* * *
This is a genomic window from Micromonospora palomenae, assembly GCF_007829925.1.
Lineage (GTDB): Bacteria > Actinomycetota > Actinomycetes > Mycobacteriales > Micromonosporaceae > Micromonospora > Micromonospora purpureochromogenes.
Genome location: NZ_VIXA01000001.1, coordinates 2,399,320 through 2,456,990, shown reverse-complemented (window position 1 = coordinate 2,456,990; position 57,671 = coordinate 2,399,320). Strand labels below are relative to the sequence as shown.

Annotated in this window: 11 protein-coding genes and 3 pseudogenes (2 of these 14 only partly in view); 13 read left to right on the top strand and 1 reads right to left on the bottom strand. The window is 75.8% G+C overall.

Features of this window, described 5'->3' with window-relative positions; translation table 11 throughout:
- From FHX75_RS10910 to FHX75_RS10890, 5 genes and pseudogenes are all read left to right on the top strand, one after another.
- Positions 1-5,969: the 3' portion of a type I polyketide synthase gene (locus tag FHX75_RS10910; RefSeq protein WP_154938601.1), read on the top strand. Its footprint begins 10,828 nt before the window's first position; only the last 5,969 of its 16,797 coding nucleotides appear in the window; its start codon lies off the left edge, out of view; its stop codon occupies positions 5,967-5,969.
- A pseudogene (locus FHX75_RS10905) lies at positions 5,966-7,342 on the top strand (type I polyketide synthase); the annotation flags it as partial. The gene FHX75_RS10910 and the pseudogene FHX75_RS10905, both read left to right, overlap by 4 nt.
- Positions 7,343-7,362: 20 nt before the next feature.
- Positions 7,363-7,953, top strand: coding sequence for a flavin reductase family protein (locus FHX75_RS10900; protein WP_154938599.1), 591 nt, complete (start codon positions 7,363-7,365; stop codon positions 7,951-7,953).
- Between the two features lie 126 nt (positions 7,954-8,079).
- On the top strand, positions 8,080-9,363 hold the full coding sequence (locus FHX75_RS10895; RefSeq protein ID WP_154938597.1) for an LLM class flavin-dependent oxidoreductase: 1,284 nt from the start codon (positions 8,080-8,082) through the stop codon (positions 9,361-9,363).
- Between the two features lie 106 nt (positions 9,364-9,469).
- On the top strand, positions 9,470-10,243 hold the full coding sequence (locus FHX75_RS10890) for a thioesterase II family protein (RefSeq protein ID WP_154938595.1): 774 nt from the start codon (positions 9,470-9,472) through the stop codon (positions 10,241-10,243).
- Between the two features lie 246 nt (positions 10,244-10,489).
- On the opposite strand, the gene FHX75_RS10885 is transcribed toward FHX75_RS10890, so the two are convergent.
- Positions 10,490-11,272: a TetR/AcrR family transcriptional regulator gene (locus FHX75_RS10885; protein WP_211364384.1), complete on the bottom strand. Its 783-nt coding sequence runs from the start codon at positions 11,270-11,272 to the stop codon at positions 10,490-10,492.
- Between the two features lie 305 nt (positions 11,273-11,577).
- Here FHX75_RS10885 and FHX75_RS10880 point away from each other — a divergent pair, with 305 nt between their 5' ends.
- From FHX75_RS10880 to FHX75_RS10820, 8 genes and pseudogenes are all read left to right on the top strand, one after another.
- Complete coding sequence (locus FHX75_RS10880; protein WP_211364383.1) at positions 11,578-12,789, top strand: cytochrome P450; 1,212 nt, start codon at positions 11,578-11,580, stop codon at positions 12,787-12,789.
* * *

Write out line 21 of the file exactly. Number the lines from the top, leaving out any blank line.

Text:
- Complete coding sequence (locus FHX75_RS10880; protein WP_211364383.1) at positions 11,578-12,789, top strand: cytochrome P450; 1,212 nt, start codon at positions 11,578-11,580, stop codon at positions 12,787-12,789.